David Levithan to release musical-novel spinoff to 'Will Grayson, Will Grayson'
Jazz hands at the ready!
Tiny Cooper, described as “the world’s largest person who is really, really gay,” stole our hearts when he debuted in Will Grayson, Will Grayson, the 2010 YA novel co-written by The Fault in Our Stars author John Green and Every Day author David Levithan. Four years later, Levithan is giving us a closer, more razzle-dazzle glimpse at the larger-than-life character with the full script of the musical Tiny was working on in Will Grayson. So meta!
Hold Me Closer: The Tiny Cooper Story (March 2015) will tell of Tiny’s birth up to his ongoing quest for true love, complete with “big, lively, belty” musical numbers. We talked to David Levithan about what exactly a “musical-novel, novel-musical” entails and how he pulled it off.
ENTERTAINMENT WEEKLY: How did you come up with the idea to write an entire musical as a novel?
DAVID LEVITHAN: It began within Will Grayson, Will Grayson when the Tiny Cooper musical became a major if not the major plot point of the whole book. Certainly, John and I had a whole lot of fun making our tongue-in-cheek musical numbers for it. Almost as soon as we were done, I said to John that I’d love for this musical one day to really be a musical and for us to flesh it out. He was like, “You have my blessing — go for it!” I dove into it pretty much right away, around when Will Grayson was coming out, and got through a first act and sent it to John. We talked it over, and then life got in the way, and I was intimidated by the second act, so it took much longer than I thought it would, but I always thought it’d be really fun if it were a musical in novel from as well as a novel in musical form, so hopefully it works as both.
So it looks like a real script, with stage directions and everything?
Yes. Basically, it is as it would be produced, but obviously, Tiny being who he is, is a little more long-winded with the stage directions and the background material than perhaps Tony Kushner is. So you get some of the story from the directions Tiny is giving about how to portray his own childhood and adolescence.
Did you study some musicals to figure out how to write one?
It’s almost scary how amateur I am when it comes to musicals – I’m a musical goer, but I am not as obsessed with musicals as perhaps some of my theatrical friends are. I really didn’t want to do it in some kind of diagrammatic way. The good thing is, it really is supposed to be a 16-year-old’s version of a musical, so Tiny knows some of the rules but not that many of them, so I can get away with some of the rules but not that many of them. There are the fun big numbers and the slower ballad numbers, but I’m sure the proportion is not what most musical directors would recommend.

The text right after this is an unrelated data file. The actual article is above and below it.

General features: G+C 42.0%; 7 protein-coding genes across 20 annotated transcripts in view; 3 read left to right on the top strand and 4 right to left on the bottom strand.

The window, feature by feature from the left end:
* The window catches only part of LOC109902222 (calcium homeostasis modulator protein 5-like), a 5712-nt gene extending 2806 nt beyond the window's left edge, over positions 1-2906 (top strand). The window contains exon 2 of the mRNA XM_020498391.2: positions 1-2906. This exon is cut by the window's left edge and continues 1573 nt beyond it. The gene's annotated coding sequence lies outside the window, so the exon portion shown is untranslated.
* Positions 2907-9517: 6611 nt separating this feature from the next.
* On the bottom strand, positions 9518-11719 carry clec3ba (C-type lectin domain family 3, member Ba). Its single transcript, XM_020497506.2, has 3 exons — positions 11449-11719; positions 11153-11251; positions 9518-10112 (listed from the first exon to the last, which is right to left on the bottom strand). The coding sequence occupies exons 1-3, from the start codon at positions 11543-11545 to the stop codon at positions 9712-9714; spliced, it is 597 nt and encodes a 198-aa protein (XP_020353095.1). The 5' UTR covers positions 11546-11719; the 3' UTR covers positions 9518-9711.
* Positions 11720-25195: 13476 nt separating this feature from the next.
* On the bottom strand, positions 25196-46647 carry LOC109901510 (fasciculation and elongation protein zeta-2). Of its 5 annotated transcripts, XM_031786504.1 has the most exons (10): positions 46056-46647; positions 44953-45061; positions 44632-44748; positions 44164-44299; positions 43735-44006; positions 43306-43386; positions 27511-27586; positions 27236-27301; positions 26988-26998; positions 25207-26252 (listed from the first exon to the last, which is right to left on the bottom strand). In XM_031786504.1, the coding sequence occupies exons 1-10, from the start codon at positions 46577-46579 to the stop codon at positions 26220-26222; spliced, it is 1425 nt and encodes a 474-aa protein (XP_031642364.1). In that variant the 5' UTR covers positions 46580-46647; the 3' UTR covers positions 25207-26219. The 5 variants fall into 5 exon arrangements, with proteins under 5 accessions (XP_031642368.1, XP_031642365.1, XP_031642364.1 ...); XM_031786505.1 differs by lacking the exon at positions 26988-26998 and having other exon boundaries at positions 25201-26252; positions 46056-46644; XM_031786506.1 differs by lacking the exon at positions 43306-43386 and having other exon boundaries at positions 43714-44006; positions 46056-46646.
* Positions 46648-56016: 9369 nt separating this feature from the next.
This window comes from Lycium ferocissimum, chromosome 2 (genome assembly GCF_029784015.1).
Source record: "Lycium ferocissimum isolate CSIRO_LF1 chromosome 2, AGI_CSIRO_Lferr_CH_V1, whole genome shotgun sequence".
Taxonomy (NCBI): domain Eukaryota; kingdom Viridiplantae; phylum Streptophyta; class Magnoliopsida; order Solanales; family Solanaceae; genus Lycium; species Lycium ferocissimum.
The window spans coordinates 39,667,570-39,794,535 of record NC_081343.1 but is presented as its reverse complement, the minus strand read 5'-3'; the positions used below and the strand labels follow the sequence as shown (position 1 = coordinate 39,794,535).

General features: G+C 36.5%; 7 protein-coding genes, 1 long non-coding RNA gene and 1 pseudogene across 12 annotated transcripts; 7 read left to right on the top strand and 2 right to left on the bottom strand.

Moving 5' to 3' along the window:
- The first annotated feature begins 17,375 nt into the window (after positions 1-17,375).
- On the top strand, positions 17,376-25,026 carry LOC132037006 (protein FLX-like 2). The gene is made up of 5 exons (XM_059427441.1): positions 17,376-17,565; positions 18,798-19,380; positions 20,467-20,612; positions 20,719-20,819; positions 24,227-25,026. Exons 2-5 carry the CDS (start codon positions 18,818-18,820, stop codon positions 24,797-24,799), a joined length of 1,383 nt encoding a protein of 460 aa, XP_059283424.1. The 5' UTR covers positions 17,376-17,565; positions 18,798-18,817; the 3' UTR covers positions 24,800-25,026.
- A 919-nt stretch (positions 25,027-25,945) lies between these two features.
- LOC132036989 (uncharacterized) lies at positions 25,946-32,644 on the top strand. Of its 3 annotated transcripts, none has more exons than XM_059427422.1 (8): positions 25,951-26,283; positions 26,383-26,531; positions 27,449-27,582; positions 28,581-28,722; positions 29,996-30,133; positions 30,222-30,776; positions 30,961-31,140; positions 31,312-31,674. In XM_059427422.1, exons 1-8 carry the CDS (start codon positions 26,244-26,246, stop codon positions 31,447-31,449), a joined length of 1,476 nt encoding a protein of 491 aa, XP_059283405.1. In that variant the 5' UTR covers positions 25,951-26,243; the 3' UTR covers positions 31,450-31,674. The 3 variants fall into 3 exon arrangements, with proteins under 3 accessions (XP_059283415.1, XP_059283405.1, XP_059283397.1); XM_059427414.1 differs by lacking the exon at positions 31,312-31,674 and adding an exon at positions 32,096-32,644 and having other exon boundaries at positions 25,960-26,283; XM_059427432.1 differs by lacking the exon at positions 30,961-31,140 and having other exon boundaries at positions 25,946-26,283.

Obviously, Tiny’s imagination is pretty colorful — how does it get expressed in the musical?
I can give away that the finale of the first act is a trio with Tiny, his lesbian babysitter, and the ghost of Oscar Wilde. That pretty much sums up where Tiny is coming from and by extension, where I’m coming from.
How can readers know what the songs sound like? Will there be sheet music?
No. that’s the big question mark right now. I think ideally we’re going to proceed on two levels: There are some actual composers in mind that I would love to see if they would want to compose some of the songs, but at the same time, I’m really interested in the idea of crowd-sourcing the musical once the book comes out and really letting the readers make their own versions of the songs and post them on YouTube or send them around, and soundtrack it their own way. I don’t want it to be entirely pre-prescribed. There could be an official version, but I expect that there will be plenty of unofficial versions. I know that some versions of the songs in Will Grayson, Will Grayson already exist out there, and so this is just encouraging readers, especially young readers, to play around with it if they want.
What are some of Tiny’s favorite Broadway musicals, and by extension, some of yours?
Tiny is always referring to certain musicals as tent-poles. I think Kinky Boots is the first musical that I saw that as I was watching it, I thought to myself, “Tiny would love this musical.” I think if Tiny were to take a New York trip right now … I’m sure he’d like Once, he would get something out of Motown, but I think Kinky Boots is the one he’d go crazy over. Everything from Rent to Spring Awakening to farther back, Sound of Music, I think Tiny is steeped in all of those. I like more of the indie musicals like Once or Passing Strange, which I loved. But for Tiny, it’s the ones that have the show-stoppers.
What was John Green’s input in all of this?
Well, I wrote the first act and showed it to him and we talked it over, and obviously the songs that he wrote in Will Grayson, Will Grayson, or the snatches of lyrics he wrote in his chapters, are all in Hold Me Closer. I was definitely adapting and expanding some of his work, but then when I finished writing the second act and finally had this novel-musical, musical-novel, before I sent it to anyone else or really showed it to anyone else, I sent it to him and said, “Here’s this thing I did, what do you think?” and left all doors open. He was wonderful and was supportive, and said, “You know what, your’e totally channeling Tiny Cooper, go with it!” Obviously, had he balked in any way shape or form, I wouldn’t have done it. Tiny Cooper began in one of John’s chapters, and I very eagerly put him in my chapters. We always joked that he was raised by two dads in Will Grayson, Will Grayson. In this particular case, one dad got a little more custody to put on a show.